The right to health is a right of progressive realisation, and the state must take steps to ensure non-discrimination when it comes to right to health of women with disabilities
According to the World Health Organisation (WHO) and the World Bank, approximately 15 per cent of people worldwide are persons with disabilities, and women and girls with disabilities account for 19.2 per cent of the total population of women around the world. Women with disabilities in particular face discrimination in their daily lives based on both their gender and forms of disability.
In particular, when it comes to health-related issues, including sexual and reproductive health information and goods and services, women with disabilities face various hurdles. Health care workers are often found to have certain sets of prejudice against women and girls with disabilities.
Generally, sexual and reproductive rights are some of the most controversial, underdeveloped and least understood spheres of rights, especially in developing countries like Nepal.
Negative social attitudes among people about women with disabilities often make it difficult for them to enjoy their sexual and reproductive rights. They experience multiple barriers in the exercise of their rights due to intersection of age, gender, forms of disability, and in some cases, other factors of vulnerability such as social and economic marginalisation.
This notwithstanding, most national laws and policies to date have failed to address injustices suffered by women with disabilities. Laws and policies that address gender-based issues fail to address biases suffered by women and girls with disabilities. On top of that, such discourses often tend to fail their gender into account.
In developing nations like Nepal, the physical environment surrounding and within healthcare facilities is often inaccessible to wheelchair users, and health care workers frequently lack knowledge about or experience when it comes caring for women with disabilities. Additionally, according to Women Enabled International (WEI), women with disabilities even in developed nations such as the United States have higher rates of unemployment and poverty than the general population, and they are far less likely to have private insurance to cover reproductive health goods and services. This forces these people to rely on government health insurance if they qualify, or must purchase insurance in the open market.
Article 12 of the International Covenant on Economic, social and Cultural Rights (ICESCR) recognises the right of everyone to the enjoyment of the highest attainable standard of mental and physical health. Human rights recognised in human rights instruments adopted by the United Nations such as the Convention on Elimination of all Forms of Discrimination against Women (CEDAW), the Convention on the Right to Child (CRC), the Convention on Elimination of Racial Discrimination (CERD), and the Convention on the Rights of Persons with Disabilities (CRPD), and Sustainable Development Goals (SDGs) are at forefront in advancing sexual and reproductive rights of individuals.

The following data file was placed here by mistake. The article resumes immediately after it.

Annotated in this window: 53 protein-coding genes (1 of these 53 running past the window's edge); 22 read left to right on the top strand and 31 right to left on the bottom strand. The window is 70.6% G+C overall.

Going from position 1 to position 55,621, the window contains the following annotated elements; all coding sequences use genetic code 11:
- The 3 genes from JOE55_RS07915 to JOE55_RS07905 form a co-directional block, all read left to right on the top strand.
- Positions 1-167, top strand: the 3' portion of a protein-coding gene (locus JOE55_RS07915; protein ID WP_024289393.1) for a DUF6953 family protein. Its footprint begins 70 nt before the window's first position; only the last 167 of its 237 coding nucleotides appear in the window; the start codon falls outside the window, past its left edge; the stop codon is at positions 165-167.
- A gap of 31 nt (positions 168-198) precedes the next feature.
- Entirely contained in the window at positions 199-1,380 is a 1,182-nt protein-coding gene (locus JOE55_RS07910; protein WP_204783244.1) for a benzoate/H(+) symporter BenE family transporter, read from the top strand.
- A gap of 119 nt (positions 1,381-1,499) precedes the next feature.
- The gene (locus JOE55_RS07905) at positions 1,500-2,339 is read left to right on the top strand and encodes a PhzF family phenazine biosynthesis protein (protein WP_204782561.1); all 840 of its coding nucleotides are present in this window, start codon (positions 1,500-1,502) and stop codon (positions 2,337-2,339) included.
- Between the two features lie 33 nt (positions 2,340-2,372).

The CRPD reflects the “nothing about us without us” principle of full inclusion and participation of persons with disabilities. The CRPD states that “disability is an evolving concept and that disability results from the interaction between persons with impairments and attitudinal and environmental barriers that hinder their full and effective participation in society on an equal basis with others.”
Thus, the CRPD adopts a broad categorisation of people with disabilities, moving away from the traditional medical and welfare orientation and embracing a social model of disability within which civil, political, economic, social and cultural rights are enumerated and elaborated. Article 25 of the CRPD provides that persons with disabilities have the right to the enjoyment of the highest attainable standard of health without discrimination on the basis of disability, and that state parties shall take all appropriate measures to ensure access for persons with disabilities to health services that are gender-sensitive.
Article 12 states that people with disabilities, long denied the right to make even basic decisions about their lives, have the same rights to make decisions on their personal lives, health care and reproductive rights as any other citizen. Article 12 has interpreted the provisions to include implementation of supported-decision making as opposed to substituted-decision making which is relevant in relation to involuntary sterilisation and control of the reproductive health of women with disabilities.
SDGs target 5.6 calls on states to “ensure universal access to sexual and reproductive health and reproductive rights as agreed in accordance with the Program of Action of the International Conference on Population and Development (ICPD), and the Beijing Platform for Action and the outcome documents of their review conferences.”
In conclusion, the right to health is a right of progressive realisation, and the state must take immediate steps to ensure non-discrimination when it comes to right to health of women with disabilities. States also must provide a minimum basic package of health information, goods and services, including essential medicines such as contraception, to women and girls with disabilities.
In order to ensure accessibility and acceptability of sexual and reproductive health information, goods and services in implementing SDGs, Nepal should create national level indicators so that the health-related targets for women and girls with disabilities can be achieved.
Joshi is a disability rights lawyer
A version of this article appears in print on February 28, 2018 of The Himalayan Times.